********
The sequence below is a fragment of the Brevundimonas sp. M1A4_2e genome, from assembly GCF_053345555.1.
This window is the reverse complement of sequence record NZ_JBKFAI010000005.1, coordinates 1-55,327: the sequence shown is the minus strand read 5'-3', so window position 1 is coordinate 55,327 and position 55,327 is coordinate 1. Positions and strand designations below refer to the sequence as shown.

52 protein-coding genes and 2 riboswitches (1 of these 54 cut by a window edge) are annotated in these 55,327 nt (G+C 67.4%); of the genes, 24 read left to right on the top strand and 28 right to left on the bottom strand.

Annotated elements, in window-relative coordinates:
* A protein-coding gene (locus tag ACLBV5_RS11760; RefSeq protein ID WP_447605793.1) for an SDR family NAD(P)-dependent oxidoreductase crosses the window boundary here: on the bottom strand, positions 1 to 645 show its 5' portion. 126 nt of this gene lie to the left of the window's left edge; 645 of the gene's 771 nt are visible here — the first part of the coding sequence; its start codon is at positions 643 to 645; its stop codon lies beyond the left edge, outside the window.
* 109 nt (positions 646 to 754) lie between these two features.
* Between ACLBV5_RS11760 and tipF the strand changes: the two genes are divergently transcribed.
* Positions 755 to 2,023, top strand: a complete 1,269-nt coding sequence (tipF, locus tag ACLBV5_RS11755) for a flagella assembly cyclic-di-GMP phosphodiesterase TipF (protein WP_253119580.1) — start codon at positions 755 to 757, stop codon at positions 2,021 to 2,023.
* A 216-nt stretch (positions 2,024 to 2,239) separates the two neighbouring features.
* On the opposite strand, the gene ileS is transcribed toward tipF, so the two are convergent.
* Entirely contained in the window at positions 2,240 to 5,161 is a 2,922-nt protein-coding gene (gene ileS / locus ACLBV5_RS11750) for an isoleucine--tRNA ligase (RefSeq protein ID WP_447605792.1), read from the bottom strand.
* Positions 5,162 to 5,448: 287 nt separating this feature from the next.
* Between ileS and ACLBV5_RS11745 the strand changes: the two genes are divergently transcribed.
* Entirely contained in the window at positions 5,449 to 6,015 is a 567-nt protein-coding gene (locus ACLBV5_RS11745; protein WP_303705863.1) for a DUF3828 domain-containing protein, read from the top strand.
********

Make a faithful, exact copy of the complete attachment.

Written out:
The sequence below is a fragment of the Brevundimonas sp. M1A4_2e genome, from assembly GCF_053345555.1.
This window is the reverse complement of sequence record NZ_JBKFAI010000005.1, coordinates 1-55,327: the sequence shown is the minus strand read 5'-3', so window position 1 is coordinate 55,327 and position 55,327 is coordinate 1. Positions and strand designations below refer to the sequence as shown.

52 protein-coding genes and 2 riboswitches (1 of these 54 cut by a window edge) are annotated in these 55,327 nt (G+C 67.4%); of the genes, 24 read left to right on the top strand and 28 right to left on the bottom strand.

Annotated elements, in window-relative coordinates:
* A protein-coding gene (locus tag ACLBV5_RS11760; RefSeq protein ID WP_447605793.1) for an SDR family NAD(P)-dependent oxidoreductase crosses the window boundary here: on the bottom strand, positions 1 to 645 show its 5' portion. 126 nt of this gene lie to the left of the window's left edge; 645 of the gene's 771 nt are visible here — the first part of the coding sequence; its start codon is at positions 643 to 645; its stop codon lies beyond the left edge, outside the window.
* 109 nt (positions 646 to 754) lie between these two features.
* Between ACLBV5_RS11760 and tipF the strand changes: the two genes are divergently transcribed.
* Positions 755 to 2,023, top strand: a complete 1,269-nt coding sequence (tipF, locus tag ACLBV5_RS11755) for a flagella assembly cyclic-di-GMP phosphodiesterase TipF (protein WP_253119580.1) — start codon at positions 755 to 757, stop codon at positions 2,021 to 2,023.
* A 216-nt stretch (positions 2,024 to 2,239) separates the two neighbouring features.
* On the opposite strand, the gene ileS is transcribed toward tipF, so the two are convergent.
* Entirely contained in the window at positions 2,240 to 5,161 is a 2,922-nt protein-coding gene (gene ileS / locus ACLBV5_RS11750) for an isoleucine--tRNA ligase (RefSeq protein ID WP_447605792.1), read from the bottom strand.
* Positions 5,162 to 5,448: 287 nt separating this feature from the next.
* Between ileS and ACLBV5_RS11745 the strand changes: the two genes are divergently transcribed.
* Entirely contained in the window at positions 5,449 to 6,015 is a 567-nt protein-coding gene (locus ACLBV5_RS11745; protein WP_303705863.1) for a DUF3828 domain-containing protein, read from the top strand.